Recruiters face their toughest challenge yet

3rd January 2003 at 00:00
The Government wants to attract 17,700 people to secondary teaching this year, reports Karen Thornton.

UNIVERSITIES and schools will have to find more than 2,000 extra people interested in secondary teacher training next year, if Government targets are to be hit.

Despite a record-breaking 16,666 starting secondary postgraduate and BEd courses this term, 1,051 funded places were still left empty. The Teacher Training Agency has another 984 places to fill for 2003-04. This means recruiters will have to find 2,035 more students than they did last year, or a total of 17,701.

Recruitment will be particularly difficult in shortage subjects. The TTA admits it has yet to allocate the extra 301 maths, 309 science and 20 languages places.

And there are extra spaces on other routes too, including 1,350 on the work-based graduate teacher programme, and 1,200 more for primary trainees.

Ralph Tabberer, TTA's chief executive, admitted filling every place would be the sector's biggest challenge: "At the same time, the enquiries we are receiving demonstrate huge demand from people who are attracted to the rewards of teaching and interested in joining the profession. This is a terrific opportunity to accommodate them."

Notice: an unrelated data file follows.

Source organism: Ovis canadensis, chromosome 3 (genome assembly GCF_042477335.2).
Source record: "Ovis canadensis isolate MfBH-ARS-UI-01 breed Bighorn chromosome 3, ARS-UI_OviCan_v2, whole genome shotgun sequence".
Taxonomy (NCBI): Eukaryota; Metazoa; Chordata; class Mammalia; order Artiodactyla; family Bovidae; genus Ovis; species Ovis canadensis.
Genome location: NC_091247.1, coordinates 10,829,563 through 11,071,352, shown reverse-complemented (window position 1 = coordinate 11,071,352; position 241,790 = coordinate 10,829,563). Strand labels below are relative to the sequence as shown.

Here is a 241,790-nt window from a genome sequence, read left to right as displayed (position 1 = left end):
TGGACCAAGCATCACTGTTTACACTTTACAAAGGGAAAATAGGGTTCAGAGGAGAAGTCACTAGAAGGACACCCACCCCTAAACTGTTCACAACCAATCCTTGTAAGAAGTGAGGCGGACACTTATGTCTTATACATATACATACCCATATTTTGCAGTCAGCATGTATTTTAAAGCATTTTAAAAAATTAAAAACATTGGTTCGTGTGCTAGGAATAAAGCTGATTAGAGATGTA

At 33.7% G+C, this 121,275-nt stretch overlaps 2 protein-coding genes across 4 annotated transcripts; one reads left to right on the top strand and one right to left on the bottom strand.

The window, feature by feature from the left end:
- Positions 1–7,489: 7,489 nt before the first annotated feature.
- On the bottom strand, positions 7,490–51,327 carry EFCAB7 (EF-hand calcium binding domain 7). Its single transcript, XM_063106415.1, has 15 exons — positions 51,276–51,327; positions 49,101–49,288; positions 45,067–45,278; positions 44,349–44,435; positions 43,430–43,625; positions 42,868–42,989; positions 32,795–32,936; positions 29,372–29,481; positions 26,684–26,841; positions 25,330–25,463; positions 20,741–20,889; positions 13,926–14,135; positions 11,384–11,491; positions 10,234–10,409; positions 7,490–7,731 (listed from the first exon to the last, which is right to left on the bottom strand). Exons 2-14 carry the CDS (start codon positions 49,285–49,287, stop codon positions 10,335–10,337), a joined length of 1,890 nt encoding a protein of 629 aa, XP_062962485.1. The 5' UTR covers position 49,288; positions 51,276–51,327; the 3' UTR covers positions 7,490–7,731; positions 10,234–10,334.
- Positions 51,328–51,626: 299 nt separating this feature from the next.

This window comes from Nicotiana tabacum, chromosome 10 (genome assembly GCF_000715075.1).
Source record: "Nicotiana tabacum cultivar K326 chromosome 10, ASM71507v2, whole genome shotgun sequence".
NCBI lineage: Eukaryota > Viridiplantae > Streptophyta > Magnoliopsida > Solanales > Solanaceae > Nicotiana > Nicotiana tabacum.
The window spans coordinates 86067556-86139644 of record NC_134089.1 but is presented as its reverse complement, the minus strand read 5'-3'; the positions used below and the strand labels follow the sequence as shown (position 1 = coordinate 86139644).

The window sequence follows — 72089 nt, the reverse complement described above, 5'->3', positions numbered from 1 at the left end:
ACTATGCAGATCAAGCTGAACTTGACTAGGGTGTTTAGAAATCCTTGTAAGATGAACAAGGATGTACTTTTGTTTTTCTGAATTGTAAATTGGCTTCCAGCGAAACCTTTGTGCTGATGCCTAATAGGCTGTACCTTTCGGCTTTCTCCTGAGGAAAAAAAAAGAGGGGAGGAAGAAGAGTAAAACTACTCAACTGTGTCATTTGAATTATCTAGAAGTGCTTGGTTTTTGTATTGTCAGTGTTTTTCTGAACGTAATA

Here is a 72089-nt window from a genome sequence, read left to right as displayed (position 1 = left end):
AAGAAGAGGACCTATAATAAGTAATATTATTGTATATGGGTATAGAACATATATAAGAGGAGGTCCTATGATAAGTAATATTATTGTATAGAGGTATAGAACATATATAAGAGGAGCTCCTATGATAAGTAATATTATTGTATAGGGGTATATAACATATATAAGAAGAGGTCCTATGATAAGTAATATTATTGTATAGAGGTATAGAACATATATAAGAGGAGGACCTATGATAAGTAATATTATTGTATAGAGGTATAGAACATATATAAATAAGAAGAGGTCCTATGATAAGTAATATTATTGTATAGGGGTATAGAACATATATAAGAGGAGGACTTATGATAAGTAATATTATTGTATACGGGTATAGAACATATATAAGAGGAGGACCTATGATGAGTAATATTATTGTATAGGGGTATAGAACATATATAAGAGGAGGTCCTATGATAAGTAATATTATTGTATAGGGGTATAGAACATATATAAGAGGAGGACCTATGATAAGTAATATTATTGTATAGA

The agency is also piloting pound;5,000-a-year "university studentships" for 150 of the best science students. Graduates who have studied some maths, physics, or chemistry during their degrees and then gone into employment, will be lured into teaching with payments of pound;150 a week on six-month courses to boost their subject knowledge to the levels required for teaching. People with one modern language would also be paid for studying to teach a second up to key stage 3.

However, trainers say the biggest barrier to filling places is finding enough good school placements for trainees.

Professor Richard Tufnell, dean of Middlesex University's school of education, which has been told to find an extra 112 students, said finding five more students each in maths and languages would be harder than finding 20 candidates for a new physical education course. "In London, with its own particular issues of teacher retention, you can work with a school for a number of years and then suddenly the staffing changes and it won't take trainees," he said.

"We are cautiously optimistic but we realise it's going to be quite a challenge."

The targets

* 5,500 more intial training places over three years.

* number of school-based training places to rise from 3,400 to 6,000 by 200405.

* 700 more places on returners' courses.

* Places on courses for overseas teachers, to rise from 600 to 1,000 by 20056.

* Extra pound;68m for teacher recruitment over three years.

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